Last week the House of Representatives failed to pass a STEM (science, technology, engineering, and mathematics) immigration bill introduced by Judiciary Committee chairman Lamar Smith (R-TX). The STEM Jobs Act of 2012 (H.R. 6429) would have replaced the current system of awarding permanent residency visas via a lottery system with one that would award visas to foreign nationals who have earned a Ph.D. or master's degree from a U.S. university in a STEM field.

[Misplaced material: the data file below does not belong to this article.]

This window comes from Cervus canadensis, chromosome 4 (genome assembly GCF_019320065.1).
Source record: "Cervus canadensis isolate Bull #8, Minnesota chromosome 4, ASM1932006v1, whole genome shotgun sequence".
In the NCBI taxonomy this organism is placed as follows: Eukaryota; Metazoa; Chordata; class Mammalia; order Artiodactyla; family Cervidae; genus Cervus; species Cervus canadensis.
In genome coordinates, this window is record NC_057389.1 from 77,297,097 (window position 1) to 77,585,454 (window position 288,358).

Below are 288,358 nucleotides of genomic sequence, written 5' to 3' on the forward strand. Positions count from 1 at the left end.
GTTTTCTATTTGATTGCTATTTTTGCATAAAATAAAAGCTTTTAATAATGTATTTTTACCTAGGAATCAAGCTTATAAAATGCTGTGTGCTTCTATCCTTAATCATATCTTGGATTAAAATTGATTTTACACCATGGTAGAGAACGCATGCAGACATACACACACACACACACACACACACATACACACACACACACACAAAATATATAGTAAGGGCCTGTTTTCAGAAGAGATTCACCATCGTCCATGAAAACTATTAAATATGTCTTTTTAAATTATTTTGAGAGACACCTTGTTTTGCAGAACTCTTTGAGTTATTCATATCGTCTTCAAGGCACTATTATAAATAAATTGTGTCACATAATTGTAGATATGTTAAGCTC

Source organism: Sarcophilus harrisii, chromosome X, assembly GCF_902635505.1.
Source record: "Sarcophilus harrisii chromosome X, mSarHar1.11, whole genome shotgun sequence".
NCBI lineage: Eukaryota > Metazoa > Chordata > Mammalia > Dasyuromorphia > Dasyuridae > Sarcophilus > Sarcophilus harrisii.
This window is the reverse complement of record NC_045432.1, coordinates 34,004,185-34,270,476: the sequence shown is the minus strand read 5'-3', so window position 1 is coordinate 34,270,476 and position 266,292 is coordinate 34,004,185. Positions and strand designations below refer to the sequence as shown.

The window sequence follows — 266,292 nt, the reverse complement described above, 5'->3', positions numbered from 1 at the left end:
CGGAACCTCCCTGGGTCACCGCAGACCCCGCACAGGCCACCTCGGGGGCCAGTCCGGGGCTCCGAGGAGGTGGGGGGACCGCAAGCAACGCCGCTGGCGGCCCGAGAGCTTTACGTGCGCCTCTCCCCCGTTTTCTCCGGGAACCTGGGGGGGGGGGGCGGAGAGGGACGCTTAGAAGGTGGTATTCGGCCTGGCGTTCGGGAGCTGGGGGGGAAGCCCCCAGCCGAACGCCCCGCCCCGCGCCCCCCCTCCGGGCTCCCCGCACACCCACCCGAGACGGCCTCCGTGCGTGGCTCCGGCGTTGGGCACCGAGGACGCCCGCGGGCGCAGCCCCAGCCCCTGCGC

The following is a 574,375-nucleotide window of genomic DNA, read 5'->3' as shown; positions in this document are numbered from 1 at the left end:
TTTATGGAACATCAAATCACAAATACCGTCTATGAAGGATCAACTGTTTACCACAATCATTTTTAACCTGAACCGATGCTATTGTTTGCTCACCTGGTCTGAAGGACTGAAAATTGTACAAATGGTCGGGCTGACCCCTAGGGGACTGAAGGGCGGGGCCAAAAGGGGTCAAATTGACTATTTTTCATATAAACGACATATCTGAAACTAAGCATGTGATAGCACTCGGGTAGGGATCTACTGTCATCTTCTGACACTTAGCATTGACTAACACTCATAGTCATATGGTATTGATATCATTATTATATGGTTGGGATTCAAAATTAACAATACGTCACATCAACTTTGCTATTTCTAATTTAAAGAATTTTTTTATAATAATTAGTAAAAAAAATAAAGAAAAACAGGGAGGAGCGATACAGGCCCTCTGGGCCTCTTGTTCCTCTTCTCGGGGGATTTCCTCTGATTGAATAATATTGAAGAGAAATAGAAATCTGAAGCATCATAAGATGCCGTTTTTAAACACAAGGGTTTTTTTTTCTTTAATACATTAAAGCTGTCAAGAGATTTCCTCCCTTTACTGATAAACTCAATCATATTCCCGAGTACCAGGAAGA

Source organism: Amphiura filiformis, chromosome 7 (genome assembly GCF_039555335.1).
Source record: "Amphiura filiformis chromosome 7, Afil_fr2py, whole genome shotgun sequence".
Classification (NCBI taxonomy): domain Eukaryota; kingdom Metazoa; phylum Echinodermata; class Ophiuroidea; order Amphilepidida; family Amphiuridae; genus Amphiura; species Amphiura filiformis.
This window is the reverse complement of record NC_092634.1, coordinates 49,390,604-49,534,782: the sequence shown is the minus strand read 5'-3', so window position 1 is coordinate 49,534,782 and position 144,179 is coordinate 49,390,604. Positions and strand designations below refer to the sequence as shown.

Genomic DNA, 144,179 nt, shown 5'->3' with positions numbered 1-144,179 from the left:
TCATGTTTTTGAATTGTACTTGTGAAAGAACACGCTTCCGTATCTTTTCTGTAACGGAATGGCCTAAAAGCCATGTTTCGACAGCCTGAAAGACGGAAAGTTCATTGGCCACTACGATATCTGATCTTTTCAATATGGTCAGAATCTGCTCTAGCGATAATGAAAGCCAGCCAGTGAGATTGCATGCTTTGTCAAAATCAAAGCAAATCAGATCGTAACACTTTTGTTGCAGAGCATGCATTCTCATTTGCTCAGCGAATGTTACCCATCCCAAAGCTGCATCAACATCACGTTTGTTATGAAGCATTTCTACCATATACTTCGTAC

Smith's bill was introduced after negotiations over broader immigration reform failed, but there are hopes that some compromise may be reached during the post-election lame-duck session. A competing approach that would maintain both a lottery visa system and a STEM-degree visa system was Rep. Zoe Lofgren's (D-CA) bill, the Attracting the Best and Brightest Act of 2012 (H.R. 6412). Ultimately, the Smith bill became caught in a political divide over the importance of maintaining the existing lottery system which benefits immigrants from developing countries such as Africa. Smith's bill received 257 votes in support, with 158 opposed, but the measure fell 20 votes short of the two-thirds majority that was required by having the bill rushed to the House floor without committee approval.